Controversial blueprint reveals where Welwyn Hatfield homes may go over next 20 years
FOR the first time the Welwyn Hatfield Times can reveal where councillors want to build thousands of homes over the next 20 years.
Until now, specific sites have not been named in Welwyn Hatfield Council’s emerging strategy – but a map has now been released showing where a total of 7,227 homes could be built.
Development will be focused around WGC and Hatfield, with more than 2,100 homes set to go up in Green Belt land.
Urban extensions to the south of WGC and south west of Hatfield are planned – and the map shows sites which have been put forward by landowners for possible development.
A lengthy report sent to councillors says the site currently in use as Panshanger Aerodrome, to the north east of WGC, could be suitable for around 700 homes.
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And around 2,000 could be built on agricultural land to the north west of Hatfield – named Hat1 on the map.
The council has said this site has the “potential to create a sustainable new neighbourhood, although this will result in demands for infrastructure”.
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Plans to build around 1,400 homes to the west of Hatfield – Hat2 on the map – are also being considered, but officials say it is “less suitable” than other options because of strain to the roads network.
A Green Belt site west of Ellenbrook – Hat3 on the map – would have potential for 175 new homes, and a council assessment says it is suitable to be brought forward.
But officials have ruled the sites coloured pink on the map as not suitable for development.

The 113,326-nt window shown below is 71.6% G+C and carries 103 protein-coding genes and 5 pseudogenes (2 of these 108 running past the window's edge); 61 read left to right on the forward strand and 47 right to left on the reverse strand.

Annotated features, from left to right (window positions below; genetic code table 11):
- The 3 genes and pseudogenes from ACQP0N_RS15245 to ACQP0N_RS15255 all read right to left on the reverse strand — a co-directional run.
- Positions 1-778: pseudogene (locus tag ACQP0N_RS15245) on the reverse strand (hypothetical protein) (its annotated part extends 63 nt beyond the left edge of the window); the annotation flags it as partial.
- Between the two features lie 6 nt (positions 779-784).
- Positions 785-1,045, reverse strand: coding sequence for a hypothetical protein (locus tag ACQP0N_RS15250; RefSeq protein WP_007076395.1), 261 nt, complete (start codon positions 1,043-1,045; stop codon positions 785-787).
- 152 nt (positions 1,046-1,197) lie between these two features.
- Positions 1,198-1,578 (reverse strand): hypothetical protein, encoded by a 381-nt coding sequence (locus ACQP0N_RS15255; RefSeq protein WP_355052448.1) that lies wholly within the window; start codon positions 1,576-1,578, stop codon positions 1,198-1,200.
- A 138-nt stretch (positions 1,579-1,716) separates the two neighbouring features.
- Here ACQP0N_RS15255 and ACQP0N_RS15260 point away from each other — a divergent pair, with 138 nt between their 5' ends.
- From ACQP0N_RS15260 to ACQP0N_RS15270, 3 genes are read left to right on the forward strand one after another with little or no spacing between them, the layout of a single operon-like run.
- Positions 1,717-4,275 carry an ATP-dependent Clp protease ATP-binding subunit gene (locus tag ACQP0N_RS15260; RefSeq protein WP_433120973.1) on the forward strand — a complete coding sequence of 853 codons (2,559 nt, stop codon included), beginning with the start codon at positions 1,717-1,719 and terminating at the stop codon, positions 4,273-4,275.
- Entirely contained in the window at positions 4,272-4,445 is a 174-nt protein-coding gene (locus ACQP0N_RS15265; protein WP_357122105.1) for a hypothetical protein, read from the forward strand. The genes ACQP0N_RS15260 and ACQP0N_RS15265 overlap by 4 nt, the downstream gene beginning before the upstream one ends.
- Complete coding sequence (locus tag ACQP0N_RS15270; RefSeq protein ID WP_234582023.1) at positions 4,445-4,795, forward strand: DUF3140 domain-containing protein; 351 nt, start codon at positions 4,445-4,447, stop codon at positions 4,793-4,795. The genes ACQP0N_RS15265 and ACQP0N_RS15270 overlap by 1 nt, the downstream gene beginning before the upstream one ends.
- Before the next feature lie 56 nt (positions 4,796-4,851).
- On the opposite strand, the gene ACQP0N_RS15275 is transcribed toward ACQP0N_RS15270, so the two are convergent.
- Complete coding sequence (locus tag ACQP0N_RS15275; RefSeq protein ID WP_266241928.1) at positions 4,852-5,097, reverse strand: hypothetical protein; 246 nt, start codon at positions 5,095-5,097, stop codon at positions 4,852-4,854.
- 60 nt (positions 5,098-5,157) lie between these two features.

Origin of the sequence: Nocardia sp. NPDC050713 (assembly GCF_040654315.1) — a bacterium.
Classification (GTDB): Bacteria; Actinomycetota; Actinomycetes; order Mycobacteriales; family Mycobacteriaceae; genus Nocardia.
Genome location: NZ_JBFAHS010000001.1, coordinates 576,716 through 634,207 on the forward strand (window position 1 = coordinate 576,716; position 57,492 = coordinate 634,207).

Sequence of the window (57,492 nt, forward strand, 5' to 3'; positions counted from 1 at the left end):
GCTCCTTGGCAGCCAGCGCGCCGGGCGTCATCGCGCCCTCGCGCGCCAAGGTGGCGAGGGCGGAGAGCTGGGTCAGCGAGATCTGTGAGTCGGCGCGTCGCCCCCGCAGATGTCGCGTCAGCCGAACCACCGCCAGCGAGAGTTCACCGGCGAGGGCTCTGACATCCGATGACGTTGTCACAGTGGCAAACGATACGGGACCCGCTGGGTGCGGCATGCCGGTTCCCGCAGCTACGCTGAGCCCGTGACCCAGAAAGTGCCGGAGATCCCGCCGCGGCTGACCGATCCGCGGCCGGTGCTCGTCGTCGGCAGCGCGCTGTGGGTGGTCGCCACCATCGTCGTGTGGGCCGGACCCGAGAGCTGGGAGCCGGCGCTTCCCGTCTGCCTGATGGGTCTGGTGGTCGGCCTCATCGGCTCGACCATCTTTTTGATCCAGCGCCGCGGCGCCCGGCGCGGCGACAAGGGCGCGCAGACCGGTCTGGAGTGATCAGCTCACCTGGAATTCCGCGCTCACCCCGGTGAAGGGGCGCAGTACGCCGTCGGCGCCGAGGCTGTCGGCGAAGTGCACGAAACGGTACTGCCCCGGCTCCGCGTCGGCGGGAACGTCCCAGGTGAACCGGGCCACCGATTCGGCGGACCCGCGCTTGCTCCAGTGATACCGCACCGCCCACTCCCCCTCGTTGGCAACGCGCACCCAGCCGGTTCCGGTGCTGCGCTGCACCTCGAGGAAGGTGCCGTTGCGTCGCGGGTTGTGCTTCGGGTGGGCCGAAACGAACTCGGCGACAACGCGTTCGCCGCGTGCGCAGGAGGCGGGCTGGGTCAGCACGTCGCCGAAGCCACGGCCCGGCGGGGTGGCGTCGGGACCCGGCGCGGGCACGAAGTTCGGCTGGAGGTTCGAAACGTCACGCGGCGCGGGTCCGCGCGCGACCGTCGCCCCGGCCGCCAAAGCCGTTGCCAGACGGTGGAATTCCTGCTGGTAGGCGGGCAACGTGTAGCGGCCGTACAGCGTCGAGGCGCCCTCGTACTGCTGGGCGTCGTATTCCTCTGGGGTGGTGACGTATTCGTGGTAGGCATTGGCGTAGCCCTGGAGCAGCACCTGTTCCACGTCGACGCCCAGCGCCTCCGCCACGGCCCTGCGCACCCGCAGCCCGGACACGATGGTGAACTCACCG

Among them is New Barnfield, to the south of Hatfield, where a controversial incinerator has been proposed.
A study by Welwyn Hatfield Council warned that if the waste plant goes ahead, roads would not be able to cope with the pressures of housing.
Councillor Kieran Thorpe, who heads the opposition Labour group, blasted the plans, saying residents’ views had been ignored.
He went on to single out infrastructure problems and the amount of affordable housing that will be provided as potential problems, with Hatfield set to grow by 3,286 homes and WGC increasing by 3,147.
Two of the sites, Hat3 and WGC4 on the map above, cross over boundaries into neighbouring authorities.
Cllr Malcom Cowan, Lib Dem, said: “In terms of housing, I have to say I’m very unhappy about the East Herts proposal (WGC4), it’s sprawling Welwyn Garden City too far – it is not viable.
“We don’t know how compassionate East Herts will be and it could be a monster we can’t control.”
Cllr Mandy Perkins, head of planning and business, Conservative, said the core strategy plan “will not be acceptable to all of the community” but it should go to consultation.